The HX-program is moving forward, and several of the programs have seen significant changes, in many cases caused by 1600 Pennsylvania Avenue’s new resident.
F/A-18E/F Super Hornet
Things are looking up for the ‘Rhino’ (or ‘Super Bug’ if you want) for the moment. The Kuwaiti deal is finally looking like it could secure a second export order for the aircraft, and the Canadians seem like they could actually lease or buy a small amount as a stop-gap to cover for the cancelled F-35 buy. This move has been discussed for years, but in the last year it has moved from speculation to government policy.
But the twist that has caused most buzz is without doubt the announcement that the new US leadership has ordered a review of the carrier-based version of the F-35C against the Advanced Super Hornet concept. While I find it unlikely that the ‘all-inclusive’ most advanced form of the Advanced Super Hornet would be ordered, this review will likely provide an updated concept (with price tags) that can be employed for future (more limited) USN updates as well as for export drives such as the HX.
Boeing, somewhat surprisingly, has kept a low profile in Finland. It remains to be seen if this will change with this summer’s air shows.
F-35 Lightning II
The F-35 has been under quite some pressure following the tweets of President (then elect) Trump, who was happy to trash the cost of the program.
Lockheed Martin quickly recovered their posture (though not their stock price), and explained that they will certainly look into this, and that they have a plan ready to reduce costs further.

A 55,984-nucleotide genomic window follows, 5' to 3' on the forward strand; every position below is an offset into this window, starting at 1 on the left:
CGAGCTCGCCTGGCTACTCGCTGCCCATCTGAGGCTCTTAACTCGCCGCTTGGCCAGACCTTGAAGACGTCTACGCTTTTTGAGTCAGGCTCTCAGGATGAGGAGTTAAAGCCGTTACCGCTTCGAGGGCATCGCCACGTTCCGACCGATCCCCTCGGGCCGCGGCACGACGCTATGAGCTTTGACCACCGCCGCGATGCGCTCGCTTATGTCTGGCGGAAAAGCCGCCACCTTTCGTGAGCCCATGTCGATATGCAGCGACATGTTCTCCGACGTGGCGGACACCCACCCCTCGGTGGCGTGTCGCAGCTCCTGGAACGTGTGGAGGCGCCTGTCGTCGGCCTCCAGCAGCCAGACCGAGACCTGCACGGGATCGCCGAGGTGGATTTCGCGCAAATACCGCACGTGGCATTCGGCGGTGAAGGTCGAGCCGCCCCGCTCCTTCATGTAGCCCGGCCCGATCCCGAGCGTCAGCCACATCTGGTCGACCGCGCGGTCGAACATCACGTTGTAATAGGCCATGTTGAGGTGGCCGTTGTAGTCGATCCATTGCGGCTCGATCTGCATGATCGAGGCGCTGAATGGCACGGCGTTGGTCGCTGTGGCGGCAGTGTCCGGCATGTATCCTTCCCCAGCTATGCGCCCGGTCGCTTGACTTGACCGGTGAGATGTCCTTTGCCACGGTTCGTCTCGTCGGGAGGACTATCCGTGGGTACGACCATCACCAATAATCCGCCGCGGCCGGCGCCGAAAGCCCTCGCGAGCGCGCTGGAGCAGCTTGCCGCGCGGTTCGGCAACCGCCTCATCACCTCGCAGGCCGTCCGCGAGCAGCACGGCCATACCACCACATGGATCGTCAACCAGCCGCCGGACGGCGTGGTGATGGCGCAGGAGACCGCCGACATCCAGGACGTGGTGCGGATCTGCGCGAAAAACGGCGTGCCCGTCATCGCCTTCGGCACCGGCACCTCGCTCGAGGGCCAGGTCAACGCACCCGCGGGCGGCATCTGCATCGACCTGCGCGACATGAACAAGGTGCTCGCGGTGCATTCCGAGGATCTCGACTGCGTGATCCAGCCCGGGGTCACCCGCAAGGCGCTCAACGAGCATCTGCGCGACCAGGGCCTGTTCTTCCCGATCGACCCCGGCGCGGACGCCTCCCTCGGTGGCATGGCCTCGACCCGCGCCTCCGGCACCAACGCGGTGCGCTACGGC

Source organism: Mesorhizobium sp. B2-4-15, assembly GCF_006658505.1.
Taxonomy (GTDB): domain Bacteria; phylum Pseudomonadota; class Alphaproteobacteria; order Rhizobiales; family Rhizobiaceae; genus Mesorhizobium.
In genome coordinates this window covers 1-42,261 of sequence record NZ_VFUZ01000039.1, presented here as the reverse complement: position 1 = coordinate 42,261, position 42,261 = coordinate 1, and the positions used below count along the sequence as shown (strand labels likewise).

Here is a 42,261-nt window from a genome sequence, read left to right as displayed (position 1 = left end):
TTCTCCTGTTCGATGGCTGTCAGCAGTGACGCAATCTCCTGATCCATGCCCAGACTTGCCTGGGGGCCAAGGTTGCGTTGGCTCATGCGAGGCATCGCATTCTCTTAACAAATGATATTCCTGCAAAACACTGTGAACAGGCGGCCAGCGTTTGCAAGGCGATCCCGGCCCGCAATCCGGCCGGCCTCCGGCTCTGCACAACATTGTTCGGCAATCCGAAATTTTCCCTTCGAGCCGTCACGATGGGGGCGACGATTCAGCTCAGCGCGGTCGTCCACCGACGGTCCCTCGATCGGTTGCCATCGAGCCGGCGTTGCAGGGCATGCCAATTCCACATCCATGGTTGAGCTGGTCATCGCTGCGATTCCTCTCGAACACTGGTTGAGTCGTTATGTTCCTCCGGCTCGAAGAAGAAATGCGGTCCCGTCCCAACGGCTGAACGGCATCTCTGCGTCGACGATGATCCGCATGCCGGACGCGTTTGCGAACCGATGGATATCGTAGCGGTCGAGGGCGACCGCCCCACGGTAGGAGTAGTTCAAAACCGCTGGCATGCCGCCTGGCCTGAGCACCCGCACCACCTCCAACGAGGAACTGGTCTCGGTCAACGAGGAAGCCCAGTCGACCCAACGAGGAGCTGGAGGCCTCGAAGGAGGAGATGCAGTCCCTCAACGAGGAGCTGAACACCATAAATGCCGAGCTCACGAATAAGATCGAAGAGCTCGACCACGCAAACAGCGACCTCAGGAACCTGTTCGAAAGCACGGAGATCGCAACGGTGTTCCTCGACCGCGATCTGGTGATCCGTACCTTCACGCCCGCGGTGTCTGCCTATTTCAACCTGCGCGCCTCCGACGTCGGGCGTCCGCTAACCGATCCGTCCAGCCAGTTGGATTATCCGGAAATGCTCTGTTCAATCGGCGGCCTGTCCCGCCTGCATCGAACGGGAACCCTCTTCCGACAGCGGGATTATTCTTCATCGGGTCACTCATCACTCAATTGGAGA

Now, it is uncertain to what extent Lockheed Martin and (especially) Trump are honest and to what extent they simply figured out that this theatre is just what they need. It is no secret that the unit price of the F-35 is on a healthy downward trend following the troubled early years of the program. It is also no secret that Lockheed Martin has been pushing for larger block buys, as these would make it possible for the company to achieve higher efficiency in their production lines. This is an excellent opportunity to enlist the support of the White House for the larger block buys, and in the meantime the president can happily boast about getting a better deal by getting the low-rate lots cheaper than his predecessor. Win-win, at least until some troublesome aviation journalists starts looking it…
Regardless of the politics behind it, the F-35A is now officially and for the first time below the 100 million USD threshold. This came as part of the LRIP 10 agreement, and Lockheed Martin indeed thought it prudent to credit ‘President Trump’s personal involvement’ with accelerating the negotiations and sharpening Lockheed-Martin’s focus on driving down the price. Despite the recent issues with the landing gear of the F-35C carrier-based version, the F-35A version is moving forward and meeting milestones according to plan, and the above-mentioned F-35C review against the Advanced Super Hornet will likely result in yet another paper explaining the need for stealth and sensor fusion on the modern battlefield. In other words, the mid- to long-term prospects for the F-35 look good, perhaps even slightly better than they did before Trump got involved.